Skin cancer risk for fair-skinned, without red hair may lie in gene mutation
Scientists unexpectedly find those with 1 copy of gene variant at higher risk of skin cancer than average
Their study found gene variants that produce red hair and freckly, fair skin were linked to a higher number of mutations that lead to skin cancers. The researchers said even people with one copy of the crucial MC1R gene — who may be fair-skinned but not have red hair — have a higher risk.
"Unexpectedly, we also showed that people with only a single copy of the gene variant still have a much higher number of tumour mutations than the rest of the population."
Exposure to ultraviolet light from either the sun or sunbeds causes damage to DNA and scientists think the type of skin pigment linked to redheads may allow more UV to reach the DNA.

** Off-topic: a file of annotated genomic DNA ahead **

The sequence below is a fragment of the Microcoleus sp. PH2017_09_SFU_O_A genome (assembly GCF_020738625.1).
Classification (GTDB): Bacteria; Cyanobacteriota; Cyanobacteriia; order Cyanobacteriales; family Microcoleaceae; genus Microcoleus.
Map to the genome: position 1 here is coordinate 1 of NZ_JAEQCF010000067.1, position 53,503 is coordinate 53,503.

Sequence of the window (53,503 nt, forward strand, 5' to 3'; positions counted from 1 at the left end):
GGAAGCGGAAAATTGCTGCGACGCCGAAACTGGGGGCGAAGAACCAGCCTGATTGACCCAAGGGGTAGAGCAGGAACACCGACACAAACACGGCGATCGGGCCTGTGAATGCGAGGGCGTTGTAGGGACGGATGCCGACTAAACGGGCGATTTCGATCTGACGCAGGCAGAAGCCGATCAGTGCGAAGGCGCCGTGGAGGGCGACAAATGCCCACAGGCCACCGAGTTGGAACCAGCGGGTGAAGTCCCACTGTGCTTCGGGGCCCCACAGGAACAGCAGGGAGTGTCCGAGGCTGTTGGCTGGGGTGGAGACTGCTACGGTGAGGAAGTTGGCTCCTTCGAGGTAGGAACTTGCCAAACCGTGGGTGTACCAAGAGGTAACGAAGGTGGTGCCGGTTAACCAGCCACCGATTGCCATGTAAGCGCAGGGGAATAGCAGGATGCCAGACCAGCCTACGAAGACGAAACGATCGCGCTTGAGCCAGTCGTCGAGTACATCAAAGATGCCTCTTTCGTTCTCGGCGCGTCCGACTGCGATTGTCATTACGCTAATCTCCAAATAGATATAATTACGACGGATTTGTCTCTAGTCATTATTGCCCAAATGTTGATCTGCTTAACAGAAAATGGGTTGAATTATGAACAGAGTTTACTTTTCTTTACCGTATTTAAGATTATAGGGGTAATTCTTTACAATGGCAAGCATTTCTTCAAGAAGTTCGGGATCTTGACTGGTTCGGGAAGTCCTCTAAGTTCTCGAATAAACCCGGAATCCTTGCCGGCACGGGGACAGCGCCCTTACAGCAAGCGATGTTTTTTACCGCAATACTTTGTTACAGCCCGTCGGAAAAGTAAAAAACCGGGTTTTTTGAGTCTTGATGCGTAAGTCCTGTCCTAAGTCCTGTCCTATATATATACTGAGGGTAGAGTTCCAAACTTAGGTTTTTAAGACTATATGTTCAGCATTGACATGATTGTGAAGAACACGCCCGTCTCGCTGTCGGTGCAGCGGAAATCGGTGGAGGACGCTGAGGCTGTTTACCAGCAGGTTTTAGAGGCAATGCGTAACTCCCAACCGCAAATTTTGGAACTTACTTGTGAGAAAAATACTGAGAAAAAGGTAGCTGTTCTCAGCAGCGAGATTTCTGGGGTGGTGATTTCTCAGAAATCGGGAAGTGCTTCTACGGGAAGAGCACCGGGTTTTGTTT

Cancer propensity beyond UV risk
In this latest study, the researchers found that while this may be one factor in the damage, there are also others linked to the crucial MC1R gene.
The research showed the MC1R gene variation not only increased the number of spontaneous mutations caused by sunlight, but also raised the level of other mutations in the tumours.
This suggests, the researchers said, that there are biological processes in the way cancer develops in people with MC1R variation that are not only related to ultraviolet light.
"It also underlines that it isn't just people with red hair who need to protect themselves from too much sun."
The Canadian Cancer Society recommends:
- Be extra careful between 11 a.m. and 3 p.m.
- Cover up as much as possible with tightly woven or UV-protective labelled clothing.
- Use a sunscreen with a minimum skin protection factor (SPF) of 30. Sunscreen should be labelled "broad-spectrum" and "water resistant."